TV column for Sunday, March 19

“American Crime,” 10 p.m., ABC.

When it comes to
quality – deeply layered portraits of interesting people – this
is first-rate, with rich subtlety to its writing and acting. But
“subtle” can go too far; at the end of this second hour, we still
don't know what the central story is.

A social worker has
a personal crisis, at the same time that she deals with a 17-year-old
prostitute. A young farmworker is drug-addicted; an older one
searches for his son. And a trailer fire has killed 15 workers. These
are potent stories; when they're weaved together – eventually --
“Crime” could be great.

“Shades of Blue,” 10 p.m., NBC.

Now for the exact
opposite of “American Crime.” Devoid of subtlety, “Blue”
crashes through each scene with noisy ferocity. It's overwrought and
overzealous ... yet does hold our attention.

Last week, Wozniak
(the cop) and Stahl (the FBI guy) had a war of hidden-camera footage.
It destroyed both men's families and ended with and Woz holding a
deadly choke on Stahl's neck. Now we learn if Stahl survived ... and
if Harlee (Jennifer Lopez) can keep her own secrets, including the
fact that she killed her daughter's father. It's an intense episode;
and, like last week, it ends with a fierce jolt.

“The Good Fight,” any time, CBS All Access.

So this is how “Good
Fight” will use the freedom available on a pay-extra streaming
service. It's not with nudity or violence or such; there are plenty
of places for that. It's with an adult approach to a serious subject
– in this case, cyber-hate, using rampant (but fictional, we hope)
examples and a brilliant guest performance by John Cameron Mitchell.

The basic plot –
top-tier lawyers, spending their time arguing the specifics of an
E-mail – is absurd. Within that, however, there are powerful
moments. Other storylines also move well and there are great moments
with Elsbeth (wonderfully played by Carrie Preston). the odd “Good
Wife” lawyer.

ALTERNATIVE: “The Weapon Hunter” season-finale, 9 p.m.,

Some weapons become
more than shooting machines; they carry human stories. As Paul Shull
tries to re-create the one-of-a-kind “stinger,” he comes across
the Tony Stein story.

Stein grew up in
Dayton, the son of Jewish immigrants. A machinist before World War
II, he managed to turn an airplane gun into a portable machine gun.
Amid the horrors of Iwo Jima, he kept using it to charge the enemy
and bring back Marines. Shull makes the gun and learns the Medal of
Honor story.

Other choices

College basketball,
noon to midnight ET. CBS limits itself to three games today (noon and
2:30 and 5 p.m. ET, handing the evening slot(7:30 p.m. ET) to TruTV.
There are also doubleheaders on TNT (6 and 8:30 p.m.) and TBS (7 and
9:30). At the end of the night, we'll have next week's “sweet 16.”

“Making History,”
8:30 p.m., Fox. It's easy to impress a girl when you have a time
machine. Now, however, Deborah Revere (Paul's daughter) is starting
to realize that Dan didn't invent the thing.

Secretary,” 9 p.m., CBS. The secretary of state is leading a
landmark, 200-nation treaty to fight climate change globally. (As you
can tell, this is set inn an alternate reality.) Then China threatens
to pull out because Elizabeth is meeting the ailing Dalai Lama.

“Time After Time,”
9 p.m., ABC. After a strong start, “Time” is sputtering. It has a
bland H.G. Wells, a so-so Jack the Ripper and the same problem as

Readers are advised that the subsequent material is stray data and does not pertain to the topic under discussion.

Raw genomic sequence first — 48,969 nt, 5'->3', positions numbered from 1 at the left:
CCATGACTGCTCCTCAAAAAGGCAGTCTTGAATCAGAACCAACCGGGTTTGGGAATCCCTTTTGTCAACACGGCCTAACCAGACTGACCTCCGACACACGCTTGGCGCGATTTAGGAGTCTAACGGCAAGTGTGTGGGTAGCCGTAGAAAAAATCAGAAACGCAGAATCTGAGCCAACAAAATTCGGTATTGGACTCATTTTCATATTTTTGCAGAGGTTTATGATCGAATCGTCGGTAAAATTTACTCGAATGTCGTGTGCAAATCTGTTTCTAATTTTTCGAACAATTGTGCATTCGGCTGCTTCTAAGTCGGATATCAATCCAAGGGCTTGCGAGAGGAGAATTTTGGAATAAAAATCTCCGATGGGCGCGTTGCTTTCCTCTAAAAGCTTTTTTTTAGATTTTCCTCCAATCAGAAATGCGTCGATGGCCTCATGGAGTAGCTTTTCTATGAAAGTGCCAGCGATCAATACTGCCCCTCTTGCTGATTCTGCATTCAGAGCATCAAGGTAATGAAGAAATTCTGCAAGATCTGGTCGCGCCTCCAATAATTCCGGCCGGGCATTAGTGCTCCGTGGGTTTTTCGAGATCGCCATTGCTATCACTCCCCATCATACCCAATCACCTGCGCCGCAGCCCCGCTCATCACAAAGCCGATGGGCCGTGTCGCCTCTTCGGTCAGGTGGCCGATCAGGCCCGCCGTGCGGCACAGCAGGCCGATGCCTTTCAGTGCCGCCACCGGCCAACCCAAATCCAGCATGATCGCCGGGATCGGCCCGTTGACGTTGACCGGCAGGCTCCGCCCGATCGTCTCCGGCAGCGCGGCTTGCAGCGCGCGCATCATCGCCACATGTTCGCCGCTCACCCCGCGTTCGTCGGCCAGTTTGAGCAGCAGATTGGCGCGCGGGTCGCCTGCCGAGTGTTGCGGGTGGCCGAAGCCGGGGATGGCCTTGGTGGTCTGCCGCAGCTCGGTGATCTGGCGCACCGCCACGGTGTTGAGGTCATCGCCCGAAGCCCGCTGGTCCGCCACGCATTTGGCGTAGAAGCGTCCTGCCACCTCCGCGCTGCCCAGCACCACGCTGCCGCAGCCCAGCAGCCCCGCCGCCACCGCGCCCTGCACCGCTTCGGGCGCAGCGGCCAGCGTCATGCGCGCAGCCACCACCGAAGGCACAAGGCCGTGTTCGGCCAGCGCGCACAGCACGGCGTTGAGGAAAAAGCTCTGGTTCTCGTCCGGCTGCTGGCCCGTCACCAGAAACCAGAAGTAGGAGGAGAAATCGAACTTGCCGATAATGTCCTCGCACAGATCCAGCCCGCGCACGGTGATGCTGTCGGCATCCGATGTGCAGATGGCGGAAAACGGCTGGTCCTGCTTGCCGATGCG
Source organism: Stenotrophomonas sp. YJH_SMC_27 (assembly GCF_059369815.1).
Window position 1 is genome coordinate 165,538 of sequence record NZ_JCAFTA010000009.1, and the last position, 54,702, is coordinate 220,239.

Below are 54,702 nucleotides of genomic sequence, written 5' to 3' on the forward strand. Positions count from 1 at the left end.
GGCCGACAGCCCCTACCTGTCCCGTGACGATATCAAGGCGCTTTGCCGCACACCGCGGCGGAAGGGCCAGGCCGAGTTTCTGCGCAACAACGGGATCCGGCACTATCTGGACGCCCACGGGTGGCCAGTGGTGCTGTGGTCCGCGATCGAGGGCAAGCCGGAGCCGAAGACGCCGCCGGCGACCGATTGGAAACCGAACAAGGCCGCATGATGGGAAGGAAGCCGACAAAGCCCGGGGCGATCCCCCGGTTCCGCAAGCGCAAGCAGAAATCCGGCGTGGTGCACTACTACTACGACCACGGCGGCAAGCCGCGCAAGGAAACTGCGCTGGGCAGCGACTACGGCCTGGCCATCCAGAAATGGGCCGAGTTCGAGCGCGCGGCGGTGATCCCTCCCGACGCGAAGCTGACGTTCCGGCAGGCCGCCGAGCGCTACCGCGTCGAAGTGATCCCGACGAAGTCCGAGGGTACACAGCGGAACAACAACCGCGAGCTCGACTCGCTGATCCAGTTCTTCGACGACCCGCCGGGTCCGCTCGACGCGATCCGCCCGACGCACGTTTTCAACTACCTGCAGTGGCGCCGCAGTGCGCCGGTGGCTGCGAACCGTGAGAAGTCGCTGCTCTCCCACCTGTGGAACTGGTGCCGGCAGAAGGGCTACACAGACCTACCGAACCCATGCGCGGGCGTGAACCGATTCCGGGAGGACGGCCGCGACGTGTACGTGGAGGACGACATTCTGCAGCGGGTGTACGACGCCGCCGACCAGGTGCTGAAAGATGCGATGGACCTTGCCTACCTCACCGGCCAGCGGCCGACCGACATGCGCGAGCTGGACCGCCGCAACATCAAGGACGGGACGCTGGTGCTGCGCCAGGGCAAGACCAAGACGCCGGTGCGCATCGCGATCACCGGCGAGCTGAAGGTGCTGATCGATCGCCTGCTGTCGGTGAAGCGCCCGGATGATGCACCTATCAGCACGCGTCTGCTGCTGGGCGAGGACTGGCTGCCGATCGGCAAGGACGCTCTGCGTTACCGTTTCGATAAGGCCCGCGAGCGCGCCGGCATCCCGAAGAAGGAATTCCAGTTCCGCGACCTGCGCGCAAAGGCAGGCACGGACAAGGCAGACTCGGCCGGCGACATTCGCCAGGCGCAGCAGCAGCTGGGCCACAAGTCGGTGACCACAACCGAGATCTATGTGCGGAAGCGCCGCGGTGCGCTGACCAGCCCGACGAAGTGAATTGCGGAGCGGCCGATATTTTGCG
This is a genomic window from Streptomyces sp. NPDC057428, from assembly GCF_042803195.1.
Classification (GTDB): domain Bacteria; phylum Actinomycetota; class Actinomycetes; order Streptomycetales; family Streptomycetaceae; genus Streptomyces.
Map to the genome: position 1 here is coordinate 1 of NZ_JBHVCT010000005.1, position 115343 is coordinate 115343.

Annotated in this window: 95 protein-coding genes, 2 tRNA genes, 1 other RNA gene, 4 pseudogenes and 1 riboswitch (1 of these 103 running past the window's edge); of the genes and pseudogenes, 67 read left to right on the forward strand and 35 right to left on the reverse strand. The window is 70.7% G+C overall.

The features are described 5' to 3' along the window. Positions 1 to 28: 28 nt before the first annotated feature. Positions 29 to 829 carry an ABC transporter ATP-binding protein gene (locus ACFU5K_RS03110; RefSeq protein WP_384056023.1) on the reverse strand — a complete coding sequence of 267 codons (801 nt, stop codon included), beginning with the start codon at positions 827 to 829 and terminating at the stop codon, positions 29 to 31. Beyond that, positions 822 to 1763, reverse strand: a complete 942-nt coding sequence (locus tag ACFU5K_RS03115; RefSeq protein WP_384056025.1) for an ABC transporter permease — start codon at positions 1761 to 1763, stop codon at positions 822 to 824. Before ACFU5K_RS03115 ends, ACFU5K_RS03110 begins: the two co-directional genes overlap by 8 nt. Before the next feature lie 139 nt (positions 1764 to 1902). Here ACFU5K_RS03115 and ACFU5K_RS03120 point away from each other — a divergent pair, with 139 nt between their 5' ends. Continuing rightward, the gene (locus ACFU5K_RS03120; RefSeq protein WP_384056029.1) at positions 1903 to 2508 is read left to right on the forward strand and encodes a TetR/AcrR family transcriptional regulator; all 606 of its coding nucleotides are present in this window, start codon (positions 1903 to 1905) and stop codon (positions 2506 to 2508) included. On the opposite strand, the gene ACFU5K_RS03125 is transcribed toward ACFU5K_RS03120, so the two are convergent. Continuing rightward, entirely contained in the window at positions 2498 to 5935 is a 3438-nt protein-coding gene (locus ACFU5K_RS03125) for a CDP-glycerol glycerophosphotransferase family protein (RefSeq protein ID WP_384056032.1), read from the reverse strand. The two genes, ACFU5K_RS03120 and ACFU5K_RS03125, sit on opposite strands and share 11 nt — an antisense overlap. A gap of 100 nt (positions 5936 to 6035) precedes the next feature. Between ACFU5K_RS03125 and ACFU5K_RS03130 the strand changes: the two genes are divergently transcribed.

“Timeless” -- if you can't change the past, you (and viewers) are
helpless. Those problems complicate this episode, as Wells visits a
1980 party.

“Last Man on
Earth,” 9:30 p.m., Fox. Scrambling for an answer to her illness,
the guys must dig deeply into Melissa's life before the virus
destroyed most of mankind.

“Elementary,” 10
p.m., CBS. A detection system claims to have heard a gunshot, but
police can find no evidence. Meanwhile, Shinwell (Sherlock's ex-con
colleague) is linked to an unsolved murder.

TV column for Saturday, March 18

“Fast Five” (2011), 8-11 p.m., NBC.

Tonight, the
big-four networks are all about high-octane, high-stakes action. Two
(CBS, ABC) have basketball; the other two have speeding vehicles –
bikes on Fox (Supercross, 7 p.m.), cars here.

A street racer (Vin
Diesel) is linking with a former FBI agent (Paul Walker), trying to
rob a drug lord. But an FBI guy (Dwayne Johnson, also known as The
Rock) is pursuing them. There are lots of chases and gun fights, plus
Jordana Brewster, Tyrese Gibson, Chris “Ludacris” Bridges and

II: “Planet Earth II,” 9 p.m. ET, BBC America, rerunning at

Much of the Earth –
one-quarter of its non-water – involves grasslands, narrator David
Attenborough tells us. There, cameras find big creatures – lions
chasing buffalo, wolves chasing caribou – and tiny ones: A
five-million-ant colony combines to turn grass into fungus, eating a
half-ton of it every year.

There's humor here
from the birds – some hitch rides on ostriches, others leap in
frantic mating rituals – and spectacle from the arctic fox. It
leaps up and plunges head-first into the snow, surprising its prey.

Robert Osborne tribute, all day, Turner Classic Movies.

Osborne, who died
March 6 at 84, had a rich knowledge of movies and their stars. This
48-hour marathon starts at 6 a.m. ET with a 2014 special that had
Alec Baldwin interviewing him; that repeats at 1:30 and 8:05 p.m. ET
and 12:45 a.m. There's also a 2015 tribute to him, at 9 a.m. and 4:15

Alongside that are
interviews -- Norman Jewison at 7:30 a.m. ET, Alan Arkin, 10:15;
Luise Rainer, 11:30; Liza Minnelli, 12:15 p.m.; Eva Marie Saint, 3
p.m.; Peter O'Toole, 5:30; Kim Novak, 6:45; Debbie Reynolds, 9:30;
Betty Hutton, 10:30 p.m.; Liza Minnelli, 11:45 p.m. and more.

Other choices

College basketball,
four networks. A new tournament round begins, with 32 teams left. CBS
has games at noon and at 2:30, 5 and 7:30 p.m. ET, with cable doing
the rest. That's 6 and 8:30 p.m. ET on TNT and 7 and 9:30 p.m. on

“Ice Age” films,
3:40 to 10 p.m., cable. You could catch an animated triple-feature.
The first two “Ice Age” films are on Freeform at 3:40 (2002) and
5:40 p.m. (2006). The latest (2016) is 8 p.m. on HBO.

“Jerry Maguire”
(1996), 6:39 p.m., Starz. A strong movie night starts with this